CNN  — 

Cognitive decline can begin years before signs of dementia set in, which for some can be as early as age 30, a condition known as young-onset dementia. Globally, it’s estimated nearly 4 million people ages 30 to 64 are living with the condition, according to a 2021 study, and case numbers have been rising.

Key risk factors for later-life dementia and Alzheimer’s disease are well-known: older age and biological sex at birth (women are more likely to get Alzheimer’s). Genetics also determine risk — people who inherit one or more copies of the APOE4 gene are at greater risk of Alzheimer’s, although many never develop the disease. While those risks may not be modifiable, other risk factors are, including smoking, prediabetes and diabetes, obesity, high blood pressure, depression, social isolation and hearing loss.

Young-onset dementia has been thought to be primarily dictated by the APOE4 gene, with little research on other causative factors. A new study, however, has found many of the same risk factors can contribute to early-onset dementia, offering new hope of slowing or preventing the disease.

“This changes our understanding of young-onset dementia, challenging the notion that genetics are the sole cause of the condition and highlighting that a range of risk factors may be important,” said lead study author Stevie Hendriks, a postdoctoral researcher in psychiatry and neuropsychology at Maastricht University in the Netherlands.

“In addition to physical factors, mental health also plays an important role, including avoiding chronic stress, loneliness and depression,” Hendriks said in an email. “The fact that this is also evident in young-onset dementia came as a surprise to us, and it may offer opportunities to reduce risk in this group too.”

The results echo clinical work done with patients who are attempting to fight the advance of dementia, said Dr. Richard Isaacson, director of research at the Institute for Neurodegenerative Diseases in Florida, who was not involved in the study.

“Based on my observations from over a decade of seeing patients at risk, I wholeheartedly disagree that people are powerless in the fight against early onset cognitive decline,” Isaacson said in an email. “Rather, my clinical experience much more closely aligns with results of this new study — that it truly may be possible to grab the bull by the horns, and be proactive about certain lifestyle and other health factors, to reduce risk.”

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Staying active, socially connected and eating a healthy diet are all ways to reduce the risk of cognitive decline, experts say.

Modifiable risk factors

In the study, published Tuesday in the journal JAMA Neurology, researchers followed 356,000 men and women enrolled at age 40 in a longitudinal health study called the UK Biobank. Levels of blood, urine and saliva, along with weight and other health measurements were gathered, and researchers compared levels between groups who did and did not develop early dementia.

The analysis found many similarities between the risk of late-onset and early-onset dementia, such as alcohol abuse, diabetes, depression, and heart disease and stroke, both of which are linked to high blood pressure.

Considering the young age of participants, other risk factors were more surprising. Being socially isolated, living with hearing loss, and low vitamin D levels were key risk factors for developing early-onset dementia, according to the study.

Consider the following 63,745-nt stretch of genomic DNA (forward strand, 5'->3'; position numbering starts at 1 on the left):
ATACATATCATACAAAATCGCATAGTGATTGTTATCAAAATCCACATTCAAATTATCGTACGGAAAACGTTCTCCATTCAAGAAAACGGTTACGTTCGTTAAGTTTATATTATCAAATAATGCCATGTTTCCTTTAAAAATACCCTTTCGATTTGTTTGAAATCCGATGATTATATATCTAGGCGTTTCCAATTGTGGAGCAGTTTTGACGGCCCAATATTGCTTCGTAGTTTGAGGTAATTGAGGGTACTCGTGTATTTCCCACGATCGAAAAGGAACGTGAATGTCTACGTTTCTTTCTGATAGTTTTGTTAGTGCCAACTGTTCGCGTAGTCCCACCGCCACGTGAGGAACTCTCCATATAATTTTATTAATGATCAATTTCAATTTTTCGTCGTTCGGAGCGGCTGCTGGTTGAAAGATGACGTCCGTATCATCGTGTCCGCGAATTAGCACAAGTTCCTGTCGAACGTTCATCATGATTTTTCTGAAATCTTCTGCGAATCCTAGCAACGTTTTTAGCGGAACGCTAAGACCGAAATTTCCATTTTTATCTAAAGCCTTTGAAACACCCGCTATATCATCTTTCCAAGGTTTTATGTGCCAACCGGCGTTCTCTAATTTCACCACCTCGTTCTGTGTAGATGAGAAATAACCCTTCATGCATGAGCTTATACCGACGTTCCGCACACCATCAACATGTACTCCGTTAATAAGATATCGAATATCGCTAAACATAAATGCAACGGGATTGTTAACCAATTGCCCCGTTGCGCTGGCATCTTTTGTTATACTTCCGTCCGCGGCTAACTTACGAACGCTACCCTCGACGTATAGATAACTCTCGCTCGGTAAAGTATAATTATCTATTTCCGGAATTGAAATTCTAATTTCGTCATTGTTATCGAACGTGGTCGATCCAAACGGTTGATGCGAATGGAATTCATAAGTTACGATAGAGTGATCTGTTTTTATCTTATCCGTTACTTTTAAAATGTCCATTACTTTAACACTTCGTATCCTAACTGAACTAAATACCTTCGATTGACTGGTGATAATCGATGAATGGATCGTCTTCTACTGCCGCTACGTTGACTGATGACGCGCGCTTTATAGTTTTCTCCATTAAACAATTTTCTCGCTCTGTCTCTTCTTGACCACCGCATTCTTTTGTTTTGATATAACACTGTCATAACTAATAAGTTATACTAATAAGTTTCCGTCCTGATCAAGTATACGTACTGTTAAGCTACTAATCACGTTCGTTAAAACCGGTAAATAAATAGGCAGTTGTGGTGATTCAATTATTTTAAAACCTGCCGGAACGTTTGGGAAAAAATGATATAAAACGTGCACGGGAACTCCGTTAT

“Social isolation is linked to depression, but depression did not mediate the association of social isolation with YOD (young-onset dementia) in our analyses, suggesting that both directly contribute to dementia risk,” the study noted.

Having higher levels of C-reactive protein, which indicates an infection or inflammation in the body, was also associated with higher risk of early-onset dementia, but only in women, the study found.

Orthostatic hypotension, a condition in which dizziness occurs as blood pressure drops when a person stands, was also a factor.

“Hazard ratios for orthostatic hypotension and depression were highest, meaning that the risk of getting young-onset dementia is higher in persons with orthostatic hypotension or depression compared to persons who do not have these factors,” Hendriks said. “However, risks were still very small, and the majority of persons with orthostatic hypotension or depression will not develop young-onset dementia.”

Having two copies of APOE4, a key genetic marker for Alzheimer’s disease, was also a factor, as was a person’s socioeconomic status and ability to obtain higher education. Diabetes played a role that differed by sex at birth: Men with diabetes had a higher risk than men without diabetes, but there was no association with diabetes in women, the study found.

Reducing risk

There are a number of actions people can take to reduce their risk for early-onset dementia, Hendriks said, including not smoking and maintaining a healthy diet.

“Be curious: learn new things, spend time on a hobby, stay engaged and socially active by visiting friends and families or going to social gatherings,” she said. “Exercise regularly: keep moving, all levels of exercise work, from walking to vigorous exercise, find something that works for you.”

Overall, people should feel empowered by the results of this study, Isaacson said.

“While more research is needed to more definitively prove which factors may be the most protective in various individuals, I urge people at risk not to wait,” he said.

“See your primary care doctor on a regular basis and know your numbers — ask about vitamin D levels, follow blood pressure targets, cholesterol results, and blood sugar values. Get your hearing checked and seek treatment with a hearing aid when necessary.”